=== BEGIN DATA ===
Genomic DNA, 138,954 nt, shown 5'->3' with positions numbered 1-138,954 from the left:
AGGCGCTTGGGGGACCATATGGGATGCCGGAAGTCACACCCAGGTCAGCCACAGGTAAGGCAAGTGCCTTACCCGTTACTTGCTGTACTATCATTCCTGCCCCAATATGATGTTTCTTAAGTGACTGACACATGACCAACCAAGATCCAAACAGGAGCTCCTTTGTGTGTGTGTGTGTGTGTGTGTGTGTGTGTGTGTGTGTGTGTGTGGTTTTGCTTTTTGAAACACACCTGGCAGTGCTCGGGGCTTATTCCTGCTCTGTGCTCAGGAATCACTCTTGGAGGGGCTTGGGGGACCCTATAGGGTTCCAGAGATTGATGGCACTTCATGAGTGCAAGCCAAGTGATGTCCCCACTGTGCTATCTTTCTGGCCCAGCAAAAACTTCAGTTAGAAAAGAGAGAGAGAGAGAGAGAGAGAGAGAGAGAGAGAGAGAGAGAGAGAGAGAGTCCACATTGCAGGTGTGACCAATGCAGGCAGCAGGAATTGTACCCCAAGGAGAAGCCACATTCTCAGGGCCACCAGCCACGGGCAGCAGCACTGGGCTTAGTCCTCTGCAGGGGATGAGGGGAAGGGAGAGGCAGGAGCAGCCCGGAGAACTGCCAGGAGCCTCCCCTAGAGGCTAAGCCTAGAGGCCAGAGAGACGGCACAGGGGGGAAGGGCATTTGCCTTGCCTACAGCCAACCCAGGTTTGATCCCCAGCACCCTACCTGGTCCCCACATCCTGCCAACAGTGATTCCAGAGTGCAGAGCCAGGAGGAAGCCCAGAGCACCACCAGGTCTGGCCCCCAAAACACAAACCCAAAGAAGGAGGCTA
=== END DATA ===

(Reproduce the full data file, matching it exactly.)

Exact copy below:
Genomic DNA, 138,954 nt, shown 5'->3' with positions numbered 1-138,954 from the left:
AGGCGCTTGGGGGACCATATGGGATGCCGGAAGTCACACCCAGGTCAGCCACAGGTAAGGCAAGTGCCTTACCCGTTACTTGCTGTACTATCATTCCTGCCCCAATATGATGTTTCTTAAGTGACTGACACATGACCAACCAAGATCCAAACAGGAGCTCCTTTGTGTGTGTGTGTGTGTGTGTGTGTGTGTGTGTGTGTGTGTGTGTGGTTTTGCTTTTTGAAACACACCTGGCAGTGCTCGGGGCTTATTCCTGCTCTGTGCTCAGGAATCACTCTTGGAGGGGCTTGGGGGACCCTATAGGGTTCCAGAGATTGATGGCACTTCATGAGTGCAAGCCAAGTGATGTCCCCACTGTGCTATCTTTCTGGCCCAGCAAAAACTTCAGTTAGAAAAGAGAGAGAGAGAGAGAGAGAGAGAGAGAGAGAGAGAGAGAGAGAGAGAGAGTCCACATTGCAGGTGTGACCAATGCAGGCAGCAGGAATTGTACCCCAAGGAGAAGCCACATTCTCAGGGCCACCAGCCACGGGCAGCAGCACTGGGCTTAGTCCTCTGCAGGGGATGAGGGGAAGGGAGAGGCAGGAGCAGCCCGGAGAACTGCCAGGAGCCTCCCCTAGAGGCTAAGCCTAGAGGCCAGAGAGACGGCACAGGGGGGAAGGGCATTTGCCTTGCCTACAGCCAACCCAGGTTTGATCCCCAGCACCCTACCTGGTCCCCACATCCTGCCAACAGTGATTCCAGAGTGCAGAGCCAGGAGGAAGCCCAGAGCACCACCAGGTCTGGCCCCCAAAACACAAACCCAAAGAAGGAGGCTA